Creating Filters

Hydrogram already provides lots of built-in filters to work with, but in case you can’t find a specific one for your needs or want to build a custom filter by yourself you can use filters.create().

Custom Filters

An example to demonstrate how custom filters work is to show how to create and use one for the CallbackQueryHandler. Note that callback queries updates are only received by bots as result of a user pressing an inline button attached to the bot’s message; create and authorize your bot, then send a message with an inline keyboard to yourself. This allows you to test your filter by pressing the inline button:

from hydrogram.types import InlineKeyboardMarkup, InlineKeyboardButton

await app.send_message(
    "username",  # Change this to your username or id
    "Hydrogram custom filter test",
        [[InlineKeyboardButton("Press me", "hydrogram")]]

Basic Filters

For this basic filter we will be using only the first parameter of create().

The heart of a filter is its callback function, which accepts three arguments (self, client, update) and returns either True, in case you want the update to pass the filter or False otherwise.

In this example we are matching the query data to “hydrogram”, which means that the filter will only allow callback queries containing “hydrogram” as data:

from hydrogram import filters

async def func(_, __, query):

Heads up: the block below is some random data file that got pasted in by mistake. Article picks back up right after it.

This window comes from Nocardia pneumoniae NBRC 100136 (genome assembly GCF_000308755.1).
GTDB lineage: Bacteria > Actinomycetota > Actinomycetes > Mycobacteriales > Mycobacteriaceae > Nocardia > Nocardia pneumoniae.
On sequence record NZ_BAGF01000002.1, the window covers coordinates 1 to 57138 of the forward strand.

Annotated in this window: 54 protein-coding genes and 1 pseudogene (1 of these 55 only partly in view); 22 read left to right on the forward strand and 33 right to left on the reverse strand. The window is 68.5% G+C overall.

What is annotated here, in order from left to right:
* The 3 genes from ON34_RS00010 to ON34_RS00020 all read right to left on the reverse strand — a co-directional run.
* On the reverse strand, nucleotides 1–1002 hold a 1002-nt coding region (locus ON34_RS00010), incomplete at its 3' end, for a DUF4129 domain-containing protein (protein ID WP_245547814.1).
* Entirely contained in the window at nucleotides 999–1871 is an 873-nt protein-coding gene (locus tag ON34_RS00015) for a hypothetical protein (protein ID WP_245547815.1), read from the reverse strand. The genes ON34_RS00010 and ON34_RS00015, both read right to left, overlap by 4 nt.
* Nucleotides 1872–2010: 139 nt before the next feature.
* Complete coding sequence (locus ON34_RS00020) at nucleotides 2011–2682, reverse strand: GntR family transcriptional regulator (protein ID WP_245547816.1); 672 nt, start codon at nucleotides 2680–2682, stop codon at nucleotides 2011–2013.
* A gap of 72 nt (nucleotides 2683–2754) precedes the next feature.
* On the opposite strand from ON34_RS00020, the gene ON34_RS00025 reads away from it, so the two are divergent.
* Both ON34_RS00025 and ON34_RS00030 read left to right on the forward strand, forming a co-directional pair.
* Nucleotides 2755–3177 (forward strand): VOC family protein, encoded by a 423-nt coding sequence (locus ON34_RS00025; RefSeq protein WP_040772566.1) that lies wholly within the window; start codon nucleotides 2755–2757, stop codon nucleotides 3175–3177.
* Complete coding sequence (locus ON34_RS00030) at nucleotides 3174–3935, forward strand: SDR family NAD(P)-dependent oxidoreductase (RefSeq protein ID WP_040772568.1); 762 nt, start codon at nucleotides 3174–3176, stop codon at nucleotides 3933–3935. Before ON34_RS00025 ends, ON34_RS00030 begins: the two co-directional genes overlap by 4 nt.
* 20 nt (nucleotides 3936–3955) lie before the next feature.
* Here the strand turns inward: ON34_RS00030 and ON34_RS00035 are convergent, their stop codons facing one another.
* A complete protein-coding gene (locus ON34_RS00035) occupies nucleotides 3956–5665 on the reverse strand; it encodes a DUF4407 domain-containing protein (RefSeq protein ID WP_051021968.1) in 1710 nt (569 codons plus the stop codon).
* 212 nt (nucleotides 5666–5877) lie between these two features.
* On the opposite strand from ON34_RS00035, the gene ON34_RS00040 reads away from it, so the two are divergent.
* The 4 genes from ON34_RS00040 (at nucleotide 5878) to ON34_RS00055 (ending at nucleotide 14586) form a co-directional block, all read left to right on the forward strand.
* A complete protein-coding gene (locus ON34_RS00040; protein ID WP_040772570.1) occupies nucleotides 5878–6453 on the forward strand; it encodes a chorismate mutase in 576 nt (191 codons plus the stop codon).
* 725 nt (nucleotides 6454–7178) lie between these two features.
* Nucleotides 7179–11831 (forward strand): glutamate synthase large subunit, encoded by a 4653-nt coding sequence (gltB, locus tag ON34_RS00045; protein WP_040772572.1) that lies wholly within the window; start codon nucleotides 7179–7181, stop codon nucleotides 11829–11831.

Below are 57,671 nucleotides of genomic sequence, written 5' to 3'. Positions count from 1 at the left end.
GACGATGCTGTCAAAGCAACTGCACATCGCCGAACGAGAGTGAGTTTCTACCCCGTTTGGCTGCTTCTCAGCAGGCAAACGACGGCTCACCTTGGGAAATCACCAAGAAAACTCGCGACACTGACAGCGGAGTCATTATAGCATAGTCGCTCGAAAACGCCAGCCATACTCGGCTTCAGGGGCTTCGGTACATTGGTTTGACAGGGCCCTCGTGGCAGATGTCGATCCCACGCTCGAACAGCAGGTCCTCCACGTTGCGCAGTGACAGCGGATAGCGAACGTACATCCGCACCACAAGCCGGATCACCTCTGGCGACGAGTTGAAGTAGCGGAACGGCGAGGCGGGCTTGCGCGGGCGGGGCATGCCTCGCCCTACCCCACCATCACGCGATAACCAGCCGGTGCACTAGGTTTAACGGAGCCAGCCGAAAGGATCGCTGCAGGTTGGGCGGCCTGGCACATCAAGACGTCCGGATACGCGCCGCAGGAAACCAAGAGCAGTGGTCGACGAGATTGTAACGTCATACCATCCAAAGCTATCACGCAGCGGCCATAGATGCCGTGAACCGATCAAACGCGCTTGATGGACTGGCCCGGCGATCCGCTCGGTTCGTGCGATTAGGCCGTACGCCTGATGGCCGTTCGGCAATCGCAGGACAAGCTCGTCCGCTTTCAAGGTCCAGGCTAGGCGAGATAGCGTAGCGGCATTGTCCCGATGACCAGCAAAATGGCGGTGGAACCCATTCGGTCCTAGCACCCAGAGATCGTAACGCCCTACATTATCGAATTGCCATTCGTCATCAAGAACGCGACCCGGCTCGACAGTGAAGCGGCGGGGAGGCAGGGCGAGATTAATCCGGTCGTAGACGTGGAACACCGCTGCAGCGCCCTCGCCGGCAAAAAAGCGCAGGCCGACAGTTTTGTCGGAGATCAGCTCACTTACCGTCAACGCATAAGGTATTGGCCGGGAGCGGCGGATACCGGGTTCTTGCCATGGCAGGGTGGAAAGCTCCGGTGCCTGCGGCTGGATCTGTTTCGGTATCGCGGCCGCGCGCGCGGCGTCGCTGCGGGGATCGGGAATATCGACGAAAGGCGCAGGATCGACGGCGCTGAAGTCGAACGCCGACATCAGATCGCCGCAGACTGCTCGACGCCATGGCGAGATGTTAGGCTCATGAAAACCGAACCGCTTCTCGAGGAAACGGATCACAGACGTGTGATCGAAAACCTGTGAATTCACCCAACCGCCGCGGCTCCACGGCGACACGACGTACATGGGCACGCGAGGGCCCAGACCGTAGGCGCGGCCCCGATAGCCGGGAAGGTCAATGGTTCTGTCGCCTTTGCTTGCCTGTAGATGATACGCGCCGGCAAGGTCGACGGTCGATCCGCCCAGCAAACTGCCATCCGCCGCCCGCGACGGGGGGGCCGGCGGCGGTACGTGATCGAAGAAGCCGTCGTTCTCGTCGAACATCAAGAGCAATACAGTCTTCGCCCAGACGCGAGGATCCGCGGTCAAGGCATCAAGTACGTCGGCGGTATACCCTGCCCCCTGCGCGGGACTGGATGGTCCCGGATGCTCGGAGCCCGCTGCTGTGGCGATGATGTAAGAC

return == "hydrogram"

static_data_filter = filters.create(func)

The first two arguments of the callback function are unused here and because of this we named them using underscores.

Finally, the filter usage remains the same:

async def hydrogram_data(_, query):
    query.answer("it works!")

Filters with Arguments

A more flexible filter would be one that accepts “hydrogram” or any other string as argument at usage time. A dynamic filter like this will make use of named arguments for the create() method and the first argument of the callback function, which is a reference to the filter object itself holding the extra data passed via named arguments.

This is how a dynamic custom filter looks like:

from hydrogram import filters

def dynamic_data_filter(data):
    async def func(flt, _, query):
        return ==

    # "data" kwarg is accessed with "" above
    return filters.create(func, data=data)

And finally its usage:

async def hydrogram_data(_, query):
    query.answer("it works!")

Method Calls Inside Filters

The missing piece we haven’t covered yet is the second argument of a filter callback function, namely, the client argument. This is a reference to the Client instance that is running the filter and it is useful in case you would like to make some API calls before deciding whether the filter should allow the update or not:

async def func(_, client, query):
    # r = await client.some_api_method()
    # check response "r" and decide to return True or False